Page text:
Jon Lord, the iconic Deep Purple keyboardist, died in London on July 16, 2012, from a pulmonary embolism, after a long battle with pancreatic cancer. He was 71.
e was God.
And if any would debate that fact, none can deny that his very name was Lord.
Something is askew in the world that can never be righted. Upon Jon Lord's death, his press agent stated, "Jon passes from Darkness to Light" - but alas, he has left US in darkness...
He has toured the planet in "the loudest band in the world," he has created concertos, he has sold over 100 million records... I needn't speak of what Jon Lord meant to the world - his legacy is solid; I can only speak of what Jon Douglas Lord meant to one small cog to whom he meant the world.
What did you do on July 16, 2012? I spent the day watching live performances of Highway Star and weeping. This is the passing not just of a Titan, but a core part of my being. We all exist in our own movies, rarely realizing that somewhere in the First Act, we inadvertently, subconsciously hooked our lantern to a lodestar; at a level deeper than DNA, that lodestar affected our every decision, altered our Life pathways; all the successes we've experienced were theirs, all the missteps ours. It was Jon Lord's movie and I was just barely following in his fingering.
John Paul Jones made the organ spooky; Jon Lord made the organ spooky with teeth. Keith Emerson made the organ solo proud; Jon Lord made the organ solo priapic. Rick Wakeman made keyboards progressive; Jon Lord made keyboards explode.
As the founder and co-writer in his most famous incarnation, Deep Purple, Lord emasculated the keyboard, drove it to the front of the stage on steel wheels. He gave keyboard players the gift of frontmanship, arrogance, hippie flair. For this, I wanted to thank him, I wanted to carry the torch for him, I wanted to play like him, I wanted his cool cruel stage presence, I wanted his name, I wanted his shades, I wanted his mustache and hippie flair. Like him, I wanted to beat the keyboard 'til it bled notes of iron. I wanted to BE him.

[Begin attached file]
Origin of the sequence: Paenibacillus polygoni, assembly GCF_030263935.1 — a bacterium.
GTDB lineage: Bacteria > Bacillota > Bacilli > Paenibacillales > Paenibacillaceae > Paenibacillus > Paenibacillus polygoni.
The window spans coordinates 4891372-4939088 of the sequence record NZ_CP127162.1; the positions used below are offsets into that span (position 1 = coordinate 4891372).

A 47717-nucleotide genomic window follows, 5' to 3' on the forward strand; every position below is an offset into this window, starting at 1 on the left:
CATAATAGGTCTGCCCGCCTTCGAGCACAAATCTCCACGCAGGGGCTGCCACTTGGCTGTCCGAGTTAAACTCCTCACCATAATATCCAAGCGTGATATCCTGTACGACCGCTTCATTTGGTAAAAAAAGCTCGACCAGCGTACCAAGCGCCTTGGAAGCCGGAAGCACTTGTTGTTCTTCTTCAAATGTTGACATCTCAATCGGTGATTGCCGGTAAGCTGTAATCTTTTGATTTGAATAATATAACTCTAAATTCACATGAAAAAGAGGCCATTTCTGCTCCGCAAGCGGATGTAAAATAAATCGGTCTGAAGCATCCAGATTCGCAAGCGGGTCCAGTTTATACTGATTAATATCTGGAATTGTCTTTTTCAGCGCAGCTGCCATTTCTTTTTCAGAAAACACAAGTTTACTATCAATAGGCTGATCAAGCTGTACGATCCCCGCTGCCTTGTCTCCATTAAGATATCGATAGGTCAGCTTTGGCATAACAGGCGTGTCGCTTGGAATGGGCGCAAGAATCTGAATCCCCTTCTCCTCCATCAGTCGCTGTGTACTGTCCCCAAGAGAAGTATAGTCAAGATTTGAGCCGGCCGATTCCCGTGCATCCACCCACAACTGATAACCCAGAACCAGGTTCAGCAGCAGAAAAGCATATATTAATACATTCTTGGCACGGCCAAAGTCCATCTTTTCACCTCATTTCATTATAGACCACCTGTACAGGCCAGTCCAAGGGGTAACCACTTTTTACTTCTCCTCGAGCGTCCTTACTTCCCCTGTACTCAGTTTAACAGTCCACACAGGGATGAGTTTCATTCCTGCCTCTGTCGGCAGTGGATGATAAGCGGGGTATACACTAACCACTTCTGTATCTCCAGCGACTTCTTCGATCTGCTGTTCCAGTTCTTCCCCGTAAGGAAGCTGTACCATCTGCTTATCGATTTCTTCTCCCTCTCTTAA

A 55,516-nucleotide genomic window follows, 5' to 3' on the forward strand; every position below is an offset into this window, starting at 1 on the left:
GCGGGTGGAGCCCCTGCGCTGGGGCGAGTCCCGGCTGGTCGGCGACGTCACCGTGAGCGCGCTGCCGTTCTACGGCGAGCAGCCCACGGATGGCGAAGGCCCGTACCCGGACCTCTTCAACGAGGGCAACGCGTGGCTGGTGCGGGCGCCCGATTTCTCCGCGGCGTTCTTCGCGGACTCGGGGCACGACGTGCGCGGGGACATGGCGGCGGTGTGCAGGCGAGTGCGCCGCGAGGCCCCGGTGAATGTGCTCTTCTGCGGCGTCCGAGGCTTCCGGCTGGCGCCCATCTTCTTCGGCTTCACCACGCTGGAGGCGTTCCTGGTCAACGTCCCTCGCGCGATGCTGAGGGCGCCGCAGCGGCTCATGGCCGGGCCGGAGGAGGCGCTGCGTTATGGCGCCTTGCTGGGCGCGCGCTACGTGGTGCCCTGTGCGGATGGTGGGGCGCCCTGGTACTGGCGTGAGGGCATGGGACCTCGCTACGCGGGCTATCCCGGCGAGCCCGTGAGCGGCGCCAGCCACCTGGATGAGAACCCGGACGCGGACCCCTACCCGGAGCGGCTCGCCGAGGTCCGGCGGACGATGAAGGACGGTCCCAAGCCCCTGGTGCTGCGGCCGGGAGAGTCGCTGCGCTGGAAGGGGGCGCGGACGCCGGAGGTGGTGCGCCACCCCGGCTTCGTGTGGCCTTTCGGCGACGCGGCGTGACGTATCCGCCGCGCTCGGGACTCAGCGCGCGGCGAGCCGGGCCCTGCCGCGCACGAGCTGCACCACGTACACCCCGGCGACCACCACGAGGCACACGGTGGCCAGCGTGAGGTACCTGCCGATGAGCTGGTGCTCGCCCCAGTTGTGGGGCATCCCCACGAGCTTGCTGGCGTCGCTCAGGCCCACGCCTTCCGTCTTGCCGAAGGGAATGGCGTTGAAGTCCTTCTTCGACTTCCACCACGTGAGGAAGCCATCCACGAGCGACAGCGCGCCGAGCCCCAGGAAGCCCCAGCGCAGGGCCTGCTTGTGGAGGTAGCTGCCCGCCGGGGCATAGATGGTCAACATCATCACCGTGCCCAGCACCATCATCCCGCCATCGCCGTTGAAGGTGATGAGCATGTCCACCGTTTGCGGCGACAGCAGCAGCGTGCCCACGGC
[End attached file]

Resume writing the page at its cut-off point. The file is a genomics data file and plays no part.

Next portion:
And then - for a brief, beatific moment in time - I was. PURPLE arrived, a Sydney tribute band. Could one even call my immaculate assumption into the band an "audition"? As I psychotically note-for-noted Jon Lord's solos that I had been stoking since childbirth… Hundreds of gigs later, one of my greatest regrets in Life is that this band existed long before the Tube-of-You, long before video presskits, long before bands systematically shot more than two or three gigs on VHS tapes that are now deteriorating in some forgotten box in a dank corner of some Sydney basement guarded by cellar rats.
The mighty Jon Lord taught me how to approach the Hammond B3 with a guitarist's verve, in contrapuntal Bach and pentatonic AC/DC; with growling overdrive and smoking valves, he gave keyboardists a hammer to wield against the outsized egos of guitarists and singers; he changed how the world perceived the organist - from that of beaten down background dweller who came from church wearing his vest for Christ, to freight train instigator of bucking and diving Leslie swirl.
I carried his torch. Lord, I carried his torch! They called me egomaniac, they called me gloryhunter, they called me mad, bad and dangerous to know, until eventually they called me... "the black Jon Lord." Being dubbed by the Sydney music scene as my lodestar's surrogate would be my greatest honor. (To wit: All the successes were his…)
Someone said that Jon Lord taught God how to play the Hammond. That's true, but more importantly, he taught chicks that the keyboardist's organ was as groovy as any guitarist's axe.
For this, and for the life given over to being the virtuoso musician and consummate showman, and for inspiring others to follow in your footsteps (well, for most, myself included, it was not "following in your footsteps," rather, attempting to leap from one Promethean footprint to the next), for staking the claim and planting the flag for all keyboardists in heavy rock, for decimating the conventional wisdom that the guitarist writes the riffs that rock, for jarring perceptions on which musicians should comprise the frontline of a band, for being a scintillating light in a world filled with dark --